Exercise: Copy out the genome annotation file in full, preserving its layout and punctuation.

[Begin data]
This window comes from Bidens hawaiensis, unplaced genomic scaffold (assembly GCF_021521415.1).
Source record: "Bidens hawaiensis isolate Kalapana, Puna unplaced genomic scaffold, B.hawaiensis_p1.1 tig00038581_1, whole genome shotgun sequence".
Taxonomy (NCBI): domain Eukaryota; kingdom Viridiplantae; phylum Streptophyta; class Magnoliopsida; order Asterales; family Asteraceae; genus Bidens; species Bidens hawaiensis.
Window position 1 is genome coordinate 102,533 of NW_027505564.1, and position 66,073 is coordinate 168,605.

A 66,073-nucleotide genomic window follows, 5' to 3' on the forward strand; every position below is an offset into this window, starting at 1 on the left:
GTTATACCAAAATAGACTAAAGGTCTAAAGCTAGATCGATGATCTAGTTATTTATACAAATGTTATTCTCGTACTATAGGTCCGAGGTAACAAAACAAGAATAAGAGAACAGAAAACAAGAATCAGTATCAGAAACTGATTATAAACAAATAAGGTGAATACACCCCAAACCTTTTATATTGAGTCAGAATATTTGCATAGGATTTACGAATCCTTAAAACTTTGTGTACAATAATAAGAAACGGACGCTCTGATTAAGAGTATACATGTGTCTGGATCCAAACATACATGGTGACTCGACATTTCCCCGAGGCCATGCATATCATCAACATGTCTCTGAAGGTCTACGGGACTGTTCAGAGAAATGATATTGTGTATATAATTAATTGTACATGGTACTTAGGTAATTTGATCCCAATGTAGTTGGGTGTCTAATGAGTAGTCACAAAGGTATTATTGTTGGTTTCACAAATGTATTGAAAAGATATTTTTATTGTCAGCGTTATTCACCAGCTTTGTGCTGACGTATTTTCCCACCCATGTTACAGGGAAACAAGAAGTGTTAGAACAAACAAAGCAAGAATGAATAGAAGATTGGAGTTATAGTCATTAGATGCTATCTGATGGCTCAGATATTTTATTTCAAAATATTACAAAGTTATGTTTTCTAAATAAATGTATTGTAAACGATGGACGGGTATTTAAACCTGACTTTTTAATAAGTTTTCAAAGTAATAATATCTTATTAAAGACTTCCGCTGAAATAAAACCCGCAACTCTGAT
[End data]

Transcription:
This window comes from Bidens hawaiensis, unplaced genomic scaffold (assembly GCF_021521415.1).
Source record: "Bidens hawaiensis isolate Kalapana, Puna unplaced genomic scaffold, B.hawaiensis_p1.1 tig00038581_1, whole genome shotgun sequence".
Taxonomy (NCBI): domain Eukaryota; kingdom Viridiplantae; phylum Streptophyta; class Magnoliopsida; order Asterales; family Asteraceae; genus Bidens; species Bidens hawaiensis.
Window position 1 is genome coordinate 102,533 of NW_027505564.1, and position 66,073 is coordinate 168,605.

A 66,073-nucleotide genomic window follows, 5' to 3' on the forward strand; every position below is an offset into this window, starting at 1 on the left:
GTTATACCAAAATAGACTAAAGGTCTAAAGCTAGATCGATGATCTAGTTATTTATACAAATGTTATTCTCGTACTATAGGTCCGAGGTAACAAAACAAGAATAAGAGAACAGAAAACAAGAATCAGTATCAGAAACTGATTATAAACAAATAAGGTGAATACACCCCAAACCTTTTATATTGAGTCAGAATATTTGCATAGGATTTACGAATCCTTAAAACTTTGTGTACAATAATAAGAAACGGACGCTCTGATTAAGAGTATACATGTGTCTGGATCCAAACATACATGGTGACTCGACATTTCCCCGAGGCCATGCATATCATCAACATGTCTCTGAAGGTCTACGGGACTGTTCAGAGAAATGATATTGTGTATATAATTAATTGTACATGGTACTTAGGTAATTTGATCCCAATGTAGTTGGGTGTCTAATGAGTAGTCACAAAGGTATTATTGTTGGTTTCACAAATGTATTGAAAAGATATTTTTATTGTCAGCGTTATTCACCAGCTTTGTGCTGACGTATTTTCCCACCCATGTTACAGGGAAACAAGAAGTGTTAGAACAAACAAAGCAAGAATGAATAGAAGATTGGAGTTATAGTCATTAGATGCTATCTGATGGCTCAGATATTTTATTTCAAAATATTACAAAGTTATGTTTTCTAAATAAATGTATTGTAAACGATGGACGGGTATTTAAACCTGACTTTTTAATAAGTTTTCAAAGTAATAATATCTTATTAAAGACTTCCGCTGAAATAAAACCCGCAACTCTGAT